Activities per year
During the last decade, it has become evident that the complex ecosystem of mi-crobes inhabiting the human gut plays an important role for human health. An in-creasing number of publications have shown that the composition and activity of our intestinal microbiota affects a number of different so-called lifestyle diseases including allergy, obesity, and colorectal cancer, as well as our susceptibility to intestinal infections and inflammation. Additionally, it has become evident that the intestinal microbiota can be modulated by intake of pre- and probiotics. A large number of studies have addressed the effects of dietary interventions on the presence of specific bacterial metabolites, which are anticipated to play a role for gut health. However, such data evidently provide only small parts of the complex puzzle constituting the interactions between diet, microbiota, and mammalian host. This project’s objective is to elucidate the mechanism behind the beneficial effects of pre- and probiotics. This will lead to development of new pre- and probiotics targeting specific lifestyle related disorders. The innovative design of pre- and probiotics will lead to increased value for Danish companies. The major hypotheses to be addressed in the project are as follows: Specific probiotic bacteria growing in an intestinal environment produce metabolites, which are qualitatively and quantitatively different from those produced by the same bacteria in vitro. The production of metabolites by specific probiotic bacteria can be affected by prebiotic substances. The presence of specific prebiotics and/or probiotic bacteria in the intestine induces production of specific metabolites from the host epithelium. These effects will be altered by the presence of other specific bacteria in the gnotobiotic gut. The effects will be different in different gut compartments (e.g. ileum versus colon and mucosa versus lumen). Also metabolites in blood will be affected by probiotic colonization and/or prebiotic administration. To map metabolites, gnotobiotic animal models and in vitro fermentation tests in an anaerobic chamber are used, which allow studies of a simple well-defined intestinal microbiota – in this case Lactobacillus acidophillus NCFM. Usage of Mass Spectrometry makes it possible to measure metabolites in intestinal and other mammalian samples as well as in in vitro samples. Newly developed advanced (‘omics-‘) methodologies are used for analysis of biological interactions.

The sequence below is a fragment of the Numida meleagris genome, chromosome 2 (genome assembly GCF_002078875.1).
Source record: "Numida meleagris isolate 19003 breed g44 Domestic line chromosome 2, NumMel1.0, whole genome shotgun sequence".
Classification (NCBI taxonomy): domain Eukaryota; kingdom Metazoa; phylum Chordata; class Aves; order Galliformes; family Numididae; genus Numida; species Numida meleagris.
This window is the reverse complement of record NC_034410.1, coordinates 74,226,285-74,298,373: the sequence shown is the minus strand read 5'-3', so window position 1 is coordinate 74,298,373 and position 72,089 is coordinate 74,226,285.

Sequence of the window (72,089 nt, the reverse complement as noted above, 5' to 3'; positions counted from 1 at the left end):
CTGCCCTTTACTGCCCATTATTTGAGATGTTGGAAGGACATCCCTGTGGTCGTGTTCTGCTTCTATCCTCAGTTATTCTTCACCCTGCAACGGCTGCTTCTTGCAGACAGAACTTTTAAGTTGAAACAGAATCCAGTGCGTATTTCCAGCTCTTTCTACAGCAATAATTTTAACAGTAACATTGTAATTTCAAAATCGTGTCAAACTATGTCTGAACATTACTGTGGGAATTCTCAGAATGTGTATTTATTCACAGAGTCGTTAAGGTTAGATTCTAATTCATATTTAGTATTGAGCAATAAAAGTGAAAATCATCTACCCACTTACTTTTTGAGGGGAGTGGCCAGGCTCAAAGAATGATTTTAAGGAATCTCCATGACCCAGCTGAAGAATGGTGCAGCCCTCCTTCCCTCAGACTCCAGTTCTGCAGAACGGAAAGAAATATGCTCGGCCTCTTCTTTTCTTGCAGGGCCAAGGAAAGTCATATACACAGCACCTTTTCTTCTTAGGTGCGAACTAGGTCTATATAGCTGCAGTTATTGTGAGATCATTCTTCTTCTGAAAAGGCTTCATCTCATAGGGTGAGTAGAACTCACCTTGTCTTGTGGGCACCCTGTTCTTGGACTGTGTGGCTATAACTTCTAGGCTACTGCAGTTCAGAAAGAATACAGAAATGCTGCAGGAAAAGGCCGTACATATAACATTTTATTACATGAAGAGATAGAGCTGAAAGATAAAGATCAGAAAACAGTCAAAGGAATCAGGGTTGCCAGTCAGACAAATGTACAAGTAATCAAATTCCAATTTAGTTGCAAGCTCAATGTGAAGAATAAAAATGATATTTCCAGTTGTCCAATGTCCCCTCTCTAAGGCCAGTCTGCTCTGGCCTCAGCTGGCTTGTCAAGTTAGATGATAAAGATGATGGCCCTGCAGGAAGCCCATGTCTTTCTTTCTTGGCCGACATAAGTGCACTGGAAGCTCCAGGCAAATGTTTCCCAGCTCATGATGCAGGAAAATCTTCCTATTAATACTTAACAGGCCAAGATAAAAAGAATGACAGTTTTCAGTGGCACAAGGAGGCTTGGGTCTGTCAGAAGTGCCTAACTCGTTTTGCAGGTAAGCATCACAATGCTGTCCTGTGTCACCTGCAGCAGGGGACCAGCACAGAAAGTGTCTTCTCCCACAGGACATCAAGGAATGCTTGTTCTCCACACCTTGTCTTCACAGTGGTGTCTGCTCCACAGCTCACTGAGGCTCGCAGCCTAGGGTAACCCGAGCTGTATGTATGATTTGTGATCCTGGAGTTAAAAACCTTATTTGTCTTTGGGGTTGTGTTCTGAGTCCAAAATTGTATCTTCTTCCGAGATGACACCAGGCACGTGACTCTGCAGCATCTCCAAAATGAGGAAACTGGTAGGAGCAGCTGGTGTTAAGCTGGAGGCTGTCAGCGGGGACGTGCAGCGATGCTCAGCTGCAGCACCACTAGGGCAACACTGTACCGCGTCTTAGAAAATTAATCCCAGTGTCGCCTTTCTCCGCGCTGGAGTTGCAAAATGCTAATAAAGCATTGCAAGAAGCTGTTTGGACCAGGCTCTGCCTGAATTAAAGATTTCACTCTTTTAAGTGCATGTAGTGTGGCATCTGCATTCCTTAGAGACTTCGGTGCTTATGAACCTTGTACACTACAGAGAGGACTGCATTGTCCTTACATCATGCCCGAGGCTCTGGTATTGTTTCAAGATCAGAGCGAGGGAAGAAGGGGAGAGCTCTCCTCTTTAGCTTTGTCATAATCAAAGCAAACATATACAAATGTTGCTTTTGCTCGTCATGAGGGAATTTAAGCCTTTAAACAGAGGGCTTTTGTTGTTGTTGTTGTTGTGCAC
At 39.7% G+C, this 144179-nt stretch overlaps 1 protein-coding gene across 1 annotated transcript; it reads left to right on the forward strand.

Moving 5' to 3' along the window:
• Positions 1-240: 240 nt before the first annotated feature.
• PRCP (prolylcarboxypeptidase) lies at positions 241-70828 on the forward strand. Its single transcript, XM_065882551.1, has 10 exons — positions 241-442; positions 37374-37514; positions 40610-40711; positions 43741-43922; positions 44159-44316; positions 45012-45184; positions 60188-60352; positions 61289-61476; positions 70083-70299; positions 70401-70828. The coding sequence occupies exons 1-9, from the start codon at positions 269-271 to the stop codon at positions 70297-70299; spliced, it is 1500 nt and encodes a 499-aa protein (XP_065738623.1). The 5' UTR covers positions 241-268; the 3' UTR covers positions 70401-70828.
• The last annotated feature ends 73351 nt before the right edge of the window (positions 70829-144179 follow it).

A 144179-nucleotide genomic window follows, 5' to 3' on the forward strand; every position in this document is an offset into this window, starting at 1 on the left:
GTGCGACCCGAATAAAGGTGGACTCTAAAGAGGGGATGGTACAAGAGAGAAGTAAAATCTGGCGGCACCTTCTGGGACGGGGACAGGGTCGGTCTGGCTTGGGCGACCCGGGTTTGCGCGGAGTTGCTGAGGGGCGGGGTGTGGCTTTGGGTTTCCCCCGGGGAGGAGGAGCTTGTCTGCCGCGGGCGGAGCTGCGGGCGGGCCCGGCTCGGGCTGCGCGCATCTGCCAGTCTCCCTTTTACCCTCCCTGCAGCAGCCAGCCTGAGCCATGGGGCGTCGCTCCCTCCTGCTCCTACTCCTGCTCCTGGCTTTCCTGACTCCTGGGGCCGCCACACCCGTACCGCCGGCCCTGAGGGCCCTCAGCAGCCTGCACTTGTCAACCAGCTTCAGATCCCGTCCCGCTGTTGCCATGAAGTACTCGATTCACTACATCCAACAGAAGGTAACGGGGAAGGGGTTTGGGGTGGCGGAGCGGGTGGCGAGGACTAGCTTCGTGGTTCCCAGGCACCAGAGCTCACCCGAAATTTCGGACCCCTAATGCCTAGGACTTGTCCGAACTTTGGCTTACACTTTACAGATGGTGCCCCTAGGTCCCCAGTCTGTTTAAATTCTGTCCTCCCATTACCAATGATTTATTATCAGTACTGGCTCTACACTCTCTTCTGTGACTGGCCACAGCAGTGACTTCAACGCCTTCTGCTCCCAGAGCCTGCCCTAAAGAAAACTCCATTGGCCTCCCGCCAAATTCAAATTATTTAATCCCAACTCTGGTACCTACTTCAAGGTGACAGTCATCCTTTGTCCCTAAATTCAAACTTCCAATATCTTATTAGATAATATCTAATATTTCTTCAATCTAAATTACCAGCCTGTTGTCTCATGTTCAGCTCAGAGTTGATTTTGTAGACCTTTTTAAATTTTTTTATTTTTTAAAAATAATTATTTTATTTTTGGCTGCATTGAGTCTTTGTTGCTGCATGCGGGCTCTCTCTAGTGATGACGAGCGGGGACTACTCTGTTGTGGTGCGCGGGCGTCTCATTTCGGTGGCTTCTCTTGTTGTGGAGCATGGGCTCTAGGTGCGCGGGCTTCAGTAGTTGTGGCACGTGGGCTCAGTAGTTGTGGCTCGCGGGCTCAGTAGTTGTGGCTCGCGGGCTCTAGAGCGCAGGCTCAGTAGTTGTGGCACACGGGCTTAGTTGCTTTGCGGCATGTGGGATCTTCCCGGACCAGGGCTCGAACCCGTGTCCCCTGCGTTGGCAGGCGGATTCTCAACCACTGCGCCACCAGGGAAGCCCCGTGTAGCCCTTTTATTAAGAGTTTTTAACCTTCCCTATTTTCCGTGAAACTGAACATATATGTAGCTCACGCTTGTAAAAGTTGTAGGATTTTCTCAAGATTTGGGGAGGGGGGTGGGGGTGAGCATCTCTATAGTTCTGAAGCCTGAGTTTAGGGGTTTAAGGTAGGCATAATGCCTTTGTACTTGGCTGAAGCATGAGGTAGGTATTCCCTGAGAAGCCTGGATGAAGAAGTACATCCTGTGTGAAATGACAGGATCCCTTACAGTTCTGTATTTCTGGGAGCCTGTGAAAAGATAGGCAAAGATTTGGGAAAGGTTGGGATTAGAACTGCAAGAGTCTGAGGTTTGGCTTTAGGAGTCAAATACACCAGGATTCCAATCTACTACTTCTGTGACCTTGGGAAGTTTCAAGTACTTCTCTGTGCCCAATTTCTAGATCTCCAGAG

|Publication status||Published - 2010|
|Event||1st International Metabolomics Symposium in Germany: Metabolomics and More - The Impact of Metabolomics on the Life Scinces - Freising-Weihenstephan, Germany|
Duration: 11 Mar 2010 → 12 Mar 2010
Conference number: 1
|Conference||1st International Metabolomics Symposium in Germany|
|Period||11/03/2010 → 12/03/2010|